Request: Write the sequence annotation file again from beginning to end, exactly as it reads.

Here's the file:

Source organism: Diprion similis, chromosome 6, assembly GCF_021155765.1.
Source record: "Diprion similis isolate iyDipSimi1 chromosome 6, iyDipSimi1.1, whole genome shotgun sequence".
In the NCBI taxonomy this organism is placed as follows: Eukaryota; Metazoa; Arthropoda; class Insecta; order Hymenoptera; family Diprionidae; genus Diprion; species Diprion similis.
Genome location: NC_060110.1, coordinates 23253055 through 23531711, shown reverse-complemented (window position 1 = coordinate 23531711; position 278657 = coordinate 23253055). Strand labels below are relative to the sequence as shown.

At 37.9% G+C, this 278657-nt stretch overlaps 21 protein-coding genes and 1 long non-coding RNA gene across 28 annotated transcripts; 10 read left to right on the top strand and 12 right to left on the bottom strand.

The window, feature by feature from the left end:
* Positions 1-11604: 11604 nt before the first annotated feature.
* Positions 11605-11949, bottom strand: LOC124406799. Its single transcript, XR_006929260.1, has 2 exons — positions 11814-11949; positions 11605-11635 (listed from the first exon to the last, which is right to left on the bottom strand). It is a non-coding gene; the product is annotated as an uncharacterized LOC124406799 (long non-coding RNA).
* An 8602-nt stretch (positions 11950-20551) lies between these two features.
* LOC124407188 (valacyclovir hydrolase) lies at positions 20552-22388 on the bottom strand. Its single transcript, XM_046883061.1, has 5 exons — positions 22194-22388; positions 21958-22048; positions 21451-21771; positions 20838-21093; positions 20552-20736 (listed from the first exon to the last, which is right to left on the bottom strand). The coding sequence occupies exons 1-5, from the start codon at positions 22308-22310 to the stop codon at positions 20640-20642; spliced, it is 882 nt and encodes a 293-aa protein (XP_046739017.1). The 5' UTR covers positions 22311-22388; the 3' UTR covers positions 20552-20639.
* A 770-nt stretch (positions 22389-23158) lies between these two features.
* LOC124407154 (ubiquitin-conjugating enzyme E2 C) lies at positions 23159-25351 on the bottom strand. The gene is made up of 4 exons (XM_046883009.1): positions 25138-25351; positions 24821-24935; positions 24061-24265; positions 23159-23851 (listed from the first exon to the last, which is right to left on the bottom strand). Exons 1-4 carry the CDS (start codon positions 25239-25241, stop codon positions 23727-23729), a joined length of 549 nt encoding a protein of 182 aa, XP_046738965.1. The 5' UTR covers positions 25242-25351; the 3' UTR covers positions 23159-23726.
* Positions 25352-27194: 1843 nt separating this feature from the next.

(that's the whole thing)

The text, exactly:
Source organism: Diprion similis, chromosome 6, assembly GCF_021155765.1.
Source record: "Diprion similis isolate iyDipSimi1 chromosome 6, iyDipSimi1.1, whole genome shotgun sequence".
In the NCBI taxonomy this organism is placed as follows: Eukaryota; Metazoa; Arthropoda; class Insecta; order Hymenoptera; family Diprionidae; genus Diprion; species Diprion similis.
Genome location: NC_060110.1, coordinates 23253055 through 23531711, shown reverse-complemented (window position 1 = coordinate 23531711; position 278657 = coordinate 23253055). Strand labels below are relative to the sequence as shown.

At 37.9% G+C, this 278657-nt stretch overlaps 21 protein-coding genes and 1 long non-coding RNA gene across 28 annotated transcripts; 10 read left to right on the top strand and 12 right to left on the bottom strand.

The window, feature by feature from the left end:
* Positions 1-11604: 11604 nt before the first annotated feature.
* Positions 11605-11949, bottom strand: LOC124406799. Its single transcript, XR_006929260.1, has 2 exons — positions 11814-11949; positions 11605-11635 (listed from the first exon to the last, which is right to left on the bottom strand). It is a non-coding gene; the product is annotated as an uncharacterized LOC124406799 (long non-coding RNA).
* An 8602-nt stretch (positions 11950-20551) lies between these two features.
* LOC124407188 (valacyclovir hydrolase) lies at positions 20552-22388 on the bottom strand. Its single transcript, XM_046883061.1, has 5 exons — positions 22194-22388; positions 21958-22048; positions 21451-21771; positions 20838-21093; positions 20552-20736 (listed from the first exon to the last, which is right to left on the bottom strand). The coding sequence occupies exons 1-5, from the start codon at positions 22308-22310 to the stop codon at positions 20640-20642; spliced, it is 882 nt and encodes a 293-aa protein (XP_046739017.1). The 5' UTR covers positions 22311-22388; the 3' UTR covers positions 20552-20639.
* A 770-nt stretch (positions 22389-23158) lies between these two features.
* LOC124407154 (ubiquitin-conjugating enzyme E2 C) lies at positions 23159-25351 on the bottom strand. The gene is made up of 4 exons (XM_046883009.1): positions 25138-25351; positions 24821-24935; positions 24061-24265; positions 23159-23851 (listed from the first exon to the last, which is right to left on the bottom strand). Exons 1-4 carry the CDS (start codon positions 25239-25241, stop codon positions 23727-23729), a joined length of 549 nt encoding a protein of 182 aa, XP_046738965.1. The 5' UTR covers positions 25242-25351; the 3' UTR covers positions 23159-23726.
* Positions 25352-27194: 1843 nt separating this feature from the next.